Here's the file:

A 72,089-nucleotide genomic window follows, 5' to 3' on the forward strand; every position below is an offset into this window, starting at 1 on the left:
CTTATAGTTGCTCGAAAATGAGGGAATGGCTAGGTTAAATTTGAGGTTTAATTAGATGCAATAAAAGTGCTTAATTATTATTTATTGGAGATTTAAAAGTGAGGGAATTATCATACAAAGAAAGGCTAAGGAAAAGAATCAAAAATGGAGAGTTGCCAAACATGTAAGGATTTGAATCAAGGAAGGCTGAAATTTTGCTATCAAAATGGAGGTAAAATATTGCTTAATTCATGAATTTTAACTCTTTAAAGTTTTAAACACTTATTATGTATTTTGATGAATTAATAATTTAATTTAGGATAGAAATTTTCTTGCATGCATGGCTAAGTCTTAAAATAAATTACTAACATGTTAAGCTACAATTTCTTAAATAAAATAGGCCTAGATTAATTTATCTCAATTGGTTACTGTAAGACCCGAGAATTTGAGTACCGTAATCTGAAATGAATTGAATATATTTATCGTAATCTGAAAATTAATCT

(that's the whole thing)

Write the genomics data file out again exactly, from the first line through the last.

A 72,089-nucleotide genomic window follows, 5' to 3' on the forward strand; every position below is an offset into this window, starting at 1 on the left:
CTTATAGTTGCTCGAAAATGAGGGAATGGCTAGGTTAAATTTGAGGTTTAATTAGATGCAATAAAAGTGCTTAATTATTATTTATTGGAGATTTAAAAGTGAGGGAATTATCATACAAAGAAAGGCTAAGGAAAAGAATCAAAAATGGAGAGTTGCCAAACATGTAAGGATTTGAATCAAGGAAGGCTGAAATTTTGCTATCAAAATGGAGGTAAAATATTGCTTAATTCATGAATTTTAACTCTTTAAAGTTTTAAACACTTATTATGTATTTTGATGAATTAATAATTTAATTTAGGATAGAAATTTTCTTGCATGCATGGCTAAGTCTTAAAATAAATTACTAACATGTTAAGCTACAATTTCTTAAATAAAATAGGCCTAGATTAATTTATCTCAATTGGTTACTGTAAGACCCGAGAATTTGAGTACCGTAATCTGAAATGAATTGAATATATTTATCGTAATCTGAAAATTAATCT